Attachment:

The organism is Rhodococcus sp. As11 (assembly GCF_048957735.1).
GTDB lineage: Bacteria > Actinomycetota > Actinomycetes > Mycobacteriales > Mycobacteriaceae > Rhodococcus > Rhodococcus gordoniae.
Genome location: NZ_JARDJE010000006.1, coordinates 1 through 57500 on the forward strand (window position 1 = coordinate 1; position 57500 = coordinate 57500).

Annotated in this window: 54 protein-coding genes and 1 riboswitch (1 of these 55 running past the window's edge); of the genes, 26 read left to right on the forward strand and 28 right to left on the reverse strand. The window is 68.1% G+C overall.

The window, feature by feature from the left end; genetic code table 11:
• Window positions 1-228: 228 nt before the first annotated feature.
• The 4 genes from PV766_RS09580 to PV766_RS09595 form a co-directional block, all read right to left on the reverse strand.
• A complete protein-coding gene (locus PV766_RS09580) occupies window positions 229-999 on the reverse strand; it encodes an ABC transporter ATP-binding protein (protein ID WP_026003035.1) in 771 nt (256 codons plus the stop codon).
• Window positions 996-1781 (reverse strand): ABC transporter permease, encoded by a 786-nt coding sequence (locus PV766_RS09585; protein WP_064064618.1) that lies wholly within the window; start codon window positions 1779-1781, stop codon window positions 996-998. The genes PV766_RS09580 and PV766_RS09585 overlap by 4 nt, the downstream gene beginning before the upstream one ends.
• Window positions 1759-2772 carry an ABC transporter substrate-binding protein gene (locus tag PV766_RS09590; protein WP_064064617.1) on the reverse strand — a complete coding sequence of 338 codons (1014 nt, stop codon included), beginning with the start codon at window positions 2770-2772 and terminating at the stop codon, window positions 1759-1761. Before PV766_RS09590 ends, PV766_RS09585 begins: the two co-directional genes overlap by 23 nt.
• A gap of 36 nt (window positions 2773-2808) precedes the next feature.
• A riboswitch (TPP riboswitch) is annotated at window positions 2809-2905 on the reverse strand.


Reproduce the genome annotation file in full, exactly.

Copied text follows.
The organism is Rhodococcus sp. As11 (assembly GCF_048957735.1).
GTDB lineage: Bacteria > Actinomycetota > Actinomycetes > Mycobacteriales > Mycobacteriaceae > Rhodococcus > Rhodococcus gordoniae.
Genome location: NZ_JARDJE010000006.1, coordinates 1 through 57500 on the forward strand (window position 1 = coordinate 1; position 57500 = coordinate 57500).

Annotated in this window: 54 protein-coding genes and 1 riboswitch (1 of these 55 running past the window's edge); of the genes, 26 read left to right on the forward strand and 28 right to left on the reverse strand. The window is 68.1% G+C overall.

The window, feature by feature from the left end; genetic code table 11:
• Window positions 1-228: 228 nt before the first annotated feature.
• The 4 genes from PV766_RS09580 to PV766_RS09595 form a co-directional block, all read right to left on the reverse strand.
• A complete protein-coding gene (locus PV766_RS09580) occupies window positions 229-999 on the reverse strand; it encodes an ABC transporter ATP-binding protein (protein ID WP_026003035.1) in 771 nt (256 codons plus the stop codon).
• Window positions 996-1781 (reverse strand): ABC transporter permease, encoded by a 786-nt coding sequence (locus PV766_RS09585; protein WP_064064618.1) that lies wholly within the window; start codon window positions 1779-1781, stop codon window positions 996-998. The genes PV766_RS09580 and PV766_RS09585 overlap by 4 nt, the downstream gene beginning before the upstream one ends.
• Window positions 1759-2772 carry an ABC transporter substrate-binding protein gene (locus tag PV766_RS09590; protein WP_064064617.1) on the reverse strand — a complete coding sequence of 338 codons (1014 nt, stop codon included), beginning with the start codon at window positions 2770-2772 and terminating at the stop codon, window positions 1759-1761. Before PV766_RS09590 ends, PV766_RS09585 begins: the two co-directional genes overlap by 23 nt.
• A gap of 36 nt (window positions 2773-2808) precedes the next feature.
• A riboswitch (TPP riboswitch) is annotated at window positions 2809-2905 on the reverse strand.